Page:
The testimony of Lucia do Santos

By: Daniel Céspedes Góngora

At a time of advanced the feature film Fatima (Marco Pontecorvo, 2019), Professor Nichols (Harvey Keitel), in the process of requisitioning for his book on the mysteries of Fatima, has a conversation with Sister Lucia (Sónia Braga), whom he has gone to visit in his convent retreat. Lucia was one of the child shepherds who, together with her cousins Jacinta and Francisco Marto, testified to the appearance of Our Lady between May 13 and October 13, 1917. Nichols expresses opinions/questions related to what elected people see. Something like this why apparitions bears much resemblance to popular icons, already present in churches. She reminds him that God has to manifest himself in a way that most expect. This makes it more communicateable in terms of images.

In matters of announcement, assumption and presentation…; in matters of earthly apparitions witnessed by privileged persons; in matters even of sanctuaries…, what Alfonso Reyes said according to the possibility we have when referring to something or someone is not fulfilled to the letter: “Very easy to judge of things a posteriori”. For while some disbelievers are nodding today in relation to the “secret of Fatima”, the believers of this advocation of the Virgin Mary predominate everywhere. In fact, the film is not only responsible for showing the beginnings of veneration for Fatima, but the transnationality of its events and messages on behalf of Portugal and the world. Do not forget that the contemporaneity of the cult was due to mediations, about “errands” with alarming prophetic and eschatological components: a world war, conversion to Catholicism of Soviet Russia after its disintegration in 1990 and the assassination attempt of John Paul II.

Fátima (Marco Pontecorvo, 2019)
Fátima (Marco Pontecorvo, 2019)

Dreaming, rambling theories, boy game, imaginations, lie, disrespect, appearances, story, stupid superstitions…  were some of the qualifications used from Lucia dos Santos’ mother to the town’s mayor. “What harm can three young children do?” asks the authority manager his wife. He replies: “More than you think (…): the dangerous is what they represent. More dangerous than guns.” She questions him again: “What could be dangerous about meeting the Blessed Virgin? It’s a wonderful thing. And it’s wonderful that it happened here.”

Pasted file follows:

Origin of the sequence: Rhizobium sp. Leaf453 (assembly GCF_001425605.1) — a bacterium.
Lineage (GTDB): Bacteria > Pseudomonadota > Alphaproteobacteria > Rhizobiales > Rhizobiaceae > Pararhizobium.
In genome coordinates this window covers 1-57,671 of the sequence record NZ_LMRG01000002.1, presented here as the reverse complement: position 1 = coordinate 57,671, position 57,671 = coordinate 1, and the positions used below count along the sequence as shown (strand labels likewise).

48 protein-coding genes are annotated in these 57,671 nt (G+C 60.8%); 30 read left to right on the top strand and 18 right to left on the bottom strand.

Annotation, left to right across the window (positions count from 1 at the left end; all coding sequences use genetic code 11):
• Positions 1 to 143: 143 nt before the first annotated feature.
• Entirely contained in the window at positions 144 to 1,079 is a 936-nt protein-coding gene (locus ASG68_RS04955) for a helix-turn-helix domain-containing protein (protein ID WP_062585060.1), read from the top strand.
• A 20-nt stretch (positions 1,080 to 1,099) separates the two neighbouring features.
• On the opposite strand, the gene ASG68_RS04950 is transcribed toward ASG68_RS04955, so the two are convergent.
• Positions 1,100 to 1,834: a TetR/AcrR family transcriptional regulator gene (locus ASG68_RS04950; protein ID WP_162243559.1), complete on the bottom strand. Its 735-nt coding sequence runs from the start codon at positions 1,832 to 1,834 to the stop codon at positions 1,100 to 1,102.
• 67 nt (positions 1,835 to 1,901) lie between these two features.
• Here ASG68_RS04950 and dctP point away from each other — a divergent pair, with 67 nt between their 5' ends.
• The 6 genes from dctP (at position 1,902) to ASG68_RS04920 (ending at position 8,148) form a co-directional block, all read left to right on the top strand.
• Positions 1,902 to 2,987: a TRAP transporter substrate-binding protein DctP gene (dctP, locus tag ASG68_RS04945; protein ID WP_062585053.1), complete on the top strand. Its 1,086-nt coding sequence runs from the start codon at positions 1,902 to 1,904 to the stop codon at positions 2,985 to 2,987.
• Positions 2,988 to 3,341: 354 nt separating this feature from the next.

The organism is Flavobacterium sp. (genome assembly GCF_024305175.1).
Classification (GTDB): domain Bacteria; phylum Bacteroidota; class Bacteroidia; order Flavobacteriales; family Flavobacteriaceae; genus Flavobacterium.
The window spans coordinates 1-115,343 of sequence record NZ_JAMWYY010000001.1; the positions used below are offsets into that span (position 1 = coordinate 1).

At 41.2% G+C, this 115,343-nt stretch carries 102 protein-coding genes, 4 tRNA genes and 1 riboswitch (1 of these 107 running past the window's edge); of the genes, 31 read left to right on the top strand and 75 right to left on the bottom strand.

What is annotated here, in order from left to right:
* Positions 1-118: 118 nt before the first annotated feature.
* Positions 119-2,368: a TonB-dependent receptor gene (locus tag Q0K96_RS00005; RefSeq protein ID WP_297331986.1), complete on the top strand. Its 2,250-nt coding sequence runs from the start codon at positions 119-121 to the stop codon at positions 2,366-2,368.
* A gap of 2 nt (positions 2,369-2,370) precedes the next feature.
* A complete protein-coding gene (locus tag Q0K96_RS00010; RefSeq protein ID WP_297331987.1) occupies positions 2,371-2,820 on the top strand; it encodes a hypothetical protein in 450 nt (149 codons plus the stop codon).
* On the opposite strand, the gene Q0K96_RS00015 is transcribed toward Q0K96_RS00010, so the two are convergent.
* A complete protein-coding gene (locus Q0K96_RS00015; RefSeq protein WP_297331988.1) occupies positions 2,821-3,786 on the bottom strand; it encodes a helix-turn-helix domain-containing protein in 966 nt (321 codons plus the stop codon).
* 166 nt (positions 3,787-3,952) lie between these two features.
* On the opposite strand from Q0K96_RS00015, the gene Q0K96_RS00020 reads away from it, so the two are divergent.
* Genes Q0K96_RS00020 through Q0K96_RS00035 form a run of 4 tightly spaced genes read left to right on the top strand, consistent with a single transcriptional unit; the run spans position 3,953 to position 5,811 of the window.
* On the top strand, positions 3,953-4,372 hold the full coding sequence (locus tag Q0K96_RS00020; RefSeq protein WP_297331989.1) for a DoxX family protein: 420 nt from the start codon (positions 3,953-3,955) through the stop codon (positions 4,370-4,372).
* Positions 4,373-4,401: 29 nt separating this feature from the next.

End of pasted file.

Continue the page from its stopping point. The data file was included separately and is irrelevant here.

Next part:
As you know, Lucia’s cousins died soon. Our Lady anticipated them. The most lasting mission (“a message of suffering and atonement” so early) would fall to Dos Santos. On April 28, 1919, the construction of the Chapel of apparitions began. But it was necessary to wait more than ten years for the Bishop of Leiria to declare worthy of faith both the apparitions and the freedom or authorization of the cult of Our Lady of Fatima. This event occurred on October 13, 1930. Just as the true foundation of the main cities in the fields, of such a destination is the board of faiths that exceed the rural to expand into the small and large cities. Today, the sanctuary of Fatima is one of the most welcoming spaces for pilgrims from all regions of the world.

The film alternates between Lucia’s present and the researcher and the origins of the cult in the second decade of the 20th century. Unsurprisingly, curiosity about the capital fact and dramatic force of the story lie in that past, where the conflict between skepticism and other prejudices lies and belief and subsequent approval. However, as the events were the case, the old Lucia may already confess to Nichols: “Faith begins within the limits of understanding.”

It is also worth highlighting to Fatima its simple staging and an attendable excellence. In particular, it is worth highlighting the use of the ochre hue of interiors and exteriors of days and nights, integrated into those lipid greens and yellows, sometimes gloomy, others of a well-resolved natural luminosity, always beautiful, present in the Lusitanine countryside. Photography, in principle, privileges the strong bond of the human being with the rural landscape. As for the work with the actors, let us recognize the aforementioned Keitel and Braga, but also Joaquim de Almeida, Goran Vi’niji, Simo Cayatte, Lúcia Moniz (charming and descollante as the mother of the main child), Joana Ribeiro among others, while not mentioning the boys Alejandra Howard as Jacinta, Jorge Lamelas as Francisco and especially the Lucia de Gil.

The so-called religious films seem to concern only one Catholic audience, as if the other theologies immediately discarded the knowledge of the cult of figures while not knowing the facts associated with God and the divine in general. The film lover has his preferences regarding genres, themes and issues, as anyone has, belongs to a religion or not. But belittling a documentary or fiction because someone intends to “strengthen” a radical lay ethic deprives his intellect of corporatizing a more comprehensive image of human history.

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